The Third Circuit affirmed using class arbitration in this setting. As has become common in the lower courts, the Third Circuit seized on the parties’ stipulation in Stolt-Nielsen that their agreement was “silent” with respect to class arbitration (i.e., they had not reached any agreement on that issue). In this case, the doctor and the managed care network disputed whether they intended to authorize class arbitration. This was true even though the doctor had opposed enforcing the arbitration agreement in New Jersey state court on the ground that it would send the dispute to individual arbitration; the managed care plan contended this showed the doctor’s effective admission that the arbitration clause did not permit class wide proceedings. The Third Circuit concluded that the arbitration clause was very broad and encompassed class proceedings in the absence of an express carve-out making such proceedings unavailable. In relevant part, the clause stated: “no civil action concerning any dispute arising under this Agreement shall be instituted before any court, and all such disputes shall be submitted to final and binding arbitration in New Jersey . . . .” According to the Third Circuit, the lack of express class arbitration exclusion merely corroborated the arbitrator’s holding; it was not the basis of the holding. “Thus, the arbitrator did not impermissibly infer the parties’ intent to authorize class arbitration from their failure to preclude it.”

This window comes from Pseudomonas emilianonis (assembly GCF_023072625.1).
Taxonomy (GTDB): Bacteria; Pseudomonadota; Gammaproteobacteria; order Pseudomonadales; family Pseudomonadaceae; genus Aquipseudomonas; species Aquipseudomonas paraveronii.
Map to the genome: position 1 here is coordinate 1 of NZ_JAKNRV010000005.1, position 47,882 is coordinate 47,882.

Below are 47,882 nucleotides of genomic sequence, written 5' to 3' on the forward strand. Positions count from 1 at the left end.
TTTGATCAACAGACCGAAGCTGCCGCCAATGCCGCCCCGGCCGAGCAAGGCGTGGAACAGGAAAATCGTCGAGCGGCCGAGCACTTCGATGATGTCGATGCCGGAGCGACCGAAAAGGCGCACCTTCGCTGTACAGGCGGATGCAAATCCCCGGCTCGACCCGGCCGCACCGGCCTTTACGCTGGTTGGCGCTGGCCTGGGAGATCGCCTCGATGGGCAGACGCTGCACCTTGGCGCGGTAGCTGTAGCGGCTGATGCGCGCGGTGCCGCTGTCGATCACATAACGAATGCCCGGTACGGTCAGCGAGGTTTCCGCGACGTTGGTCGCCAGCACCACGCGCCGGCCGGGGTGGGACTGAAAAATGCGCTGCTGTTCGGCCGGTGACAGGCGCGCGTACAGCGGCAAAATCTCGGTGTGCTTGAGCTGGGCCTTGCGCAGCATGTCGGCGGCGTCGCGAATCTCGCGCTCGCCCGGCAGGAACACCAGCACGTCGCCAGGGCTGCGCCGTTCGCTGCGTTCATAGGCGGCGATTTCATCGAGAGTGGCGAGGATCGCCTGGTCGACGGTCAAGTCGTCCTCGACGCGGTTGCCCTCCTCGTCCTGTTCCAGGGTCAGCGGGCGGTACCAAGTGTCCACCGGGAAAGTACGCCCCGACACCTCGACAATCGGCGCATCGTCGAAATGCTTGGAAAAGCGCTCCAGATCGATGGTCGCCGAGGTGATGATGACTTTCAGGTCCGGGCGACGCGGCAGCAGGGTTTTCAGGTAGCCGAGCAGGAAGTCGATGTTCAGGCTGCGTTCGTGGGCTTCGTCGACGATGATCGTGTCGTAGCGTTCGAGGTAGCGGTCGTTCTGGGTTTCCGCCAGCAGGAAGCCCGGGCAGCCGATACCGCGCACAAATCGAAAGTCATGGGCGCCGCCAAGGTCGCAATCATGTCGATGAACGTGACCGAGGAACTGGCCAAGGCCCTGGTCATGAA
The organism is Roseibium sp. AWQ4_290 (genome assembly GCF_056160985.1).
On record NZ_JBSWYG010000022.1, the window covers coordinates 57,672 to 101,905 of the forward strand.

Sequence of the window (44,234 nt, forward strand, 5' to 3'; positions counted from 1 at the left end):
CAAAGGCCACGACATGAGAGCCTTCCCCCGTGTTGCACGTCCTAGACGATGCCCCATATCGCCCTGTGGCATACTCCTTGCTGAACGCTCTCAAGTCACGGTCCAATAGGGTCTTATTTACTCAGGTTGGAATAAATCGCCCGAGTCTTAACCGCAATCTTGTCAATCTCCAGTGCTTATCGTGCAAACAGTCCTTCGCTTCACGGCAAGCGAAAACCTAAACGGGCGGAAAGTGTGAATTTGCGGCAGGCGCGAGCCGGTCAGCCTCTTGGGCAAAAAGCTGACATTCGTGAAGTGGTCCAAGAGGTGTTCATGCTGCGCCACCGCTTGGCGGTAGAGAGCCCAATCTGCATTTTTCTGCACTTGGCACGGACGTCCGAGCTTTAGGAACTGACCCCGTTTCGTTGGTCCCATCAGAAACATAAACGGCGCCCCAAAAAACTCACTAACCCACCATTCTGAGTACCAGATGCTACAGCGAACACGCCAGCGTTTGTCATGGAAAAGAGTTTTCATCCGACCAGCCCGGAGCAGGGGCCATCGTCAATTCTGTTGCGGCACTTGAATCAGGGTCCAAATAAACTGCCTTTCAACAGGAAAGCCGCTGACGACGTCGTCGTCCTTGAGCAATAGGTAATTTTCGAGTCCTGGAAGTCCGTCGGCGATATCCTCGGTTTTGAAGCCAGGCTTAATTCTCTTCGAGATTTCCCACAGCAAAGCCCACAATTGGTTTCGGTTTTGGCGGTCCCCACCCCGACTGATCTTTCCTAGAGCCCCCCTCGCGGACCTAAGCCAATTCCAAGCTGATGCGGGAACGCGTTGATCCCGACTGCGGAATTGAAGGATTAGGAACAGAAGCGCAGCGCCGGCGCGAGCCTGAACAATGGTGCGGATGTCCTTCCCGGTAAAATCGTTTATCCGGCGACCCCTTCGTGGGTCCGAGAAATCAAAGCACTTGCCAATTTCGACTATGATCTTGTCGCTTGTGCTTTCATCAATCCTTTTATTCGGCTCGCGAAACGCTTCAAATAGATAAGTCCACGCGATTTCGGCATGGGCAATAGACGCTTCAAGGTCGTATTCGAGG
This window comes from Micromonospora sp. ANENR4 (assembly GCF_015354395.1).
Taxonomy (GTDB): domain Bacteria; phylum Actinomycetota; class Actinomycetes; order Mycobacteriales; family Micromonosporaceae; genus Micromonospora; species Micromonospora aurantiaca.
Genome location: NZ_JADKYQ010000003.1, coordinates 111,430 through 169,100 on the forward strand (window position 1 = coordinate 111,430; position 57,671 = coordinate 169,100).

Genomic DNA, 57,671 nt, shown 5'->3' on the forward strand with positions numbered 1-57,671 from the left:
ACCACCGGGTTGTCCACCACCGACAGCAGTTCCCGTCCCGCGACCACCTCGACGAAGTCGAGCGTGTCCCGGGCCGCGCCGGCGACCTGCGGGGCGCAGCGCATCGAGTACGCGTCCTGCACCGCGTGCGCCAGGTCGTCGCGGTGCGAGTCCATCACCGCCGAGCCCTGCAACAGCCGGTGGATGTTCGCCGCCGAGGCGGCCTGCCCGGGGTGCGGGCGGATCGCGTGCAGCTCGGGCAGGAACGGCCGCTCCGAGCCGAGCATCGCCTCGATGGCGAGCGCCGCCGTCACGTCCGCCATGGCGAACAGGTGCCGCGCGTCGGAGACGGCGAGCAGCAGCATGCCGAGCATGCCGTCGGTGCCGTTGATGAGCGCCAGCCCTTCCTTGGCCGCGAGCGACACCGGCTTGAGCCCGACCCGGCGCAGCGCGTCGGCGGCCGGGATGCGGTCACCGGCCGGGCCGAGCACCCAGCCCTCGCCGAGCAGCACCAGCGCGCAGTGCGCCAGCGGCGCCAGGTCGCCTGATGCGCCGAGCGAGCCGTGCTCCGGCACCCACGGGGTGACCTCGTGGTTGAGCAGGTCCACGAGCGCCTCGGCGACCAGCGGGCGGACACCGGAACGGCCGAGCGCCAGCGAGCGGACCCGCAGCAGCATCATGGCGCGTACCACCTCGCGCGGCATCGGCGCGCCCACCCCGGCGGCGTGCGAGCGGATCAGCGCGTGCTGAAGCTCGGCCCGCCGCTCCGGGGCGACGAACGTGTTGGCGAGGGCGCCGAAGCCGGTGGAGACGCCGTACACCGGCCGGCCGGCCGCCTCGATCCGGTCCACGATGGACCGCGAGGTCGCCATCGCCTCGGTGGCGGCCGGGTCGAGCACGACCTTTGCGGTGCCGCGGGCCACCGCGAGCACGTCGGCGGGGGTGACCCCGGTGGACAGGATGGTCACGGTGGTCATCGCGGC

The First Circuit Is the Latest Appellate Court to Limit Stolt-Nielsen
More recently, the First Circuit likewise limited the scope of Stolt-Nielsen in Fantastic Sams Franchise Corp. v. FSRO Association, Ltd., No. 11-2300 (1st Cir. June 27, 2012). In that dispute, the regional owners association of Fantastic Sams hair salons sued the franchisor, alleging that the franchisor had breached the licensing agreements. The regional owners association and the franchisor entered into 35 agreements covering different areas of the country. All of the agreements called for arbitration, though 25 of them executed after 1988 expressly prohibited class arbitration. The remaining 10 agreements executed before 1988 did not expressly prohibit or permit class or collective arbitration. The district court ruled that the arbitrator had jurisdiction to determine if those 10 agreements allowed the regional owners association to pursue a collective action on behalf of hundreds of individual salons.